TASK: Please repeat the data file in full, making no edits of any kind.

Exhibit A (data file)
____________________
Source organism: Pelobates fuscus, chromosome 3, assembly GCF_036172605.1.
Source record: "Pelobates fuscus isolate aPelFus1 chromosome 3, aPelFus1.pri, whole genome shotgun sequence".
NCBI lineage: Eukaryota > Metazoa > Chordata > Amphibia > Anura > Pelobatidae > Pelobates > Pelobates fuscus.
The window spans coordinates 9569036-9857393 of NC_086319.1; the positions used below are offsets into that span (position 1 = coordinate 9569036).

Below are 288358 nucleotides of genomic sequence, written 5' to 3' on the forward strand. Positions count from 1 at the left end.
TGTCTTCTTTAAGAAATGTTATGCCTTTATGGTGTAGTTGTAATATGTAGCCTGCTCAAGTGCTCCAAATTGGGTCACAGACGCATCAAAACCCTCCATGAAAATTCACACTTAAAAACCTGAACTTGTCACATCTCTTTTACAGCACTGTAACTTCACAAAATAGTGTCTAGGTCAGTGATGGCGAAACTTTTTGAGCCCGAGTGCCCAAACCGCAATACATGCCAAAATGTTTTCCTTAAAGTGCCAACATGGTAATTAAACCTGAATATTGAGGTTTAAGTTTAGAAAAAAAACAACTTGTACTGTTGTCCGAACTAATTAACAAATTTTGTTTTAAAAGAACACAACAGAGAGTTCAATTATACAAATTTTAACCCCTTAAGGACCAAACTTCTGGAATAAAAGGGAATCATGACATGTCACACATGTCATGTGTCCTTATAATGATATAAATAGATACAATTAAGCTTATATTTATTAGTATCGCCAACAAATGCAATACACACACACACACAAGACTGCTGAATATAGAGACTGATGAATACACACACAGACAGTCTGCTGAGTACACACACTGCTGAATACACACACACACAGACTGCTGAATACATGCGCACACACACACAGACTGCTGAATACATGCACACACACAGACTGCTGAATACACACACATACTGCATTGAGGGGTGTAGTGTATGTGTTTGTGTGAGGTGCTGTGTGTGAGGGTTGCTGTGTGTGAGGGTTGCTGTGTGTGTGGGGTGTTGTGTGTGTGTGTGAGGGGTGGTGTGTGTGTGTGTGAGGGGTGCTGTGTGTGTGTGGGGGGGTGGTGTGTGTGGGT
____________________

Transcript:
Source organism: Pelobates fuscus, chromosome 3, assembly GCF_036172605.1.
Source record: "Pelobates fuscus isolate aPelFus1 chromosome 3, aPelFus1.pri, whole genome shotgun sequence".
NCBI lineage: Eukaryota > Metazoa > Chordata > Amphibia > Anura > Pelobatidae > Pelobates > Pelobates fuscus.
The window spans coordinates 9569036-9857393 of NC_086319.1; the positions used below are offsets into that span (position 1 = coordinate 9569036).

Below are 288358 nucleotides of genomic sequence, written 5' to 3' on the forward strand. Positions count from 1 at the left end.
TGTCTTCTTTAAGAAATGTTATGCCTTTATGGTGTAGTTGTAATATGTAGCCTGCTCAAGTGCTCCAAATTGGGTCACAGACGCATCAAAACCCTCCATGAAAATTCACACTTAAAAACCTGAACTTGTCACATCTCTTTTACAGCACTGTAACTTCACAAAATAGTGTCTAGGTCAGTGATGGCGAAACTTTTTGAGCCCGAGTGCCCAAACCGCAATACATGCCAAAATGTTTTCCTTAAAGTGCCAACATGGTAATTAAACCTGAATATTGAGGTTTAAGTTTAGAAAAAAAACAACTTGTACTGTTGTCCGAACTAATTAACAAATTTTGTTTTAAAAGAACACAACAGAGAGTTCAATTATACAAATTTTAACCCCTTAAGGACCAAACTTCTGGAATAAAAGGGAATCATGACATGTCACACATGTCATGTGTCCTTATAATGATATAAATAGATACAATTAAGCTTATATTTATTAGTATCGCCAACAAATGCAATACACACACACACACAAGACTGCTGAATATAGAGACTGATGAATACACACACAGACAGTCTGCTGAGTACACACACTGCTGAATACACACACACACAGACTGCTGAATACATGCGCACACACACACAGACTGCTGAATACATGCACACACACAGACTGCTGAATACACACACATACTGCATTGAGGGGTGTAGTGTATGTGTTTGTGTGAGGTGCTGTGTGTGAGGGTTGCTGTGTGTGAGGGTTGCTGTGTGTGTGGGGTGTTGTGTGTGTGTGTGAGGGGTGGTGTGTGTGTGTGTGAGGGGTGCTGTGTGTGTGTGGGGGGGTGGTGTGTGTGGGT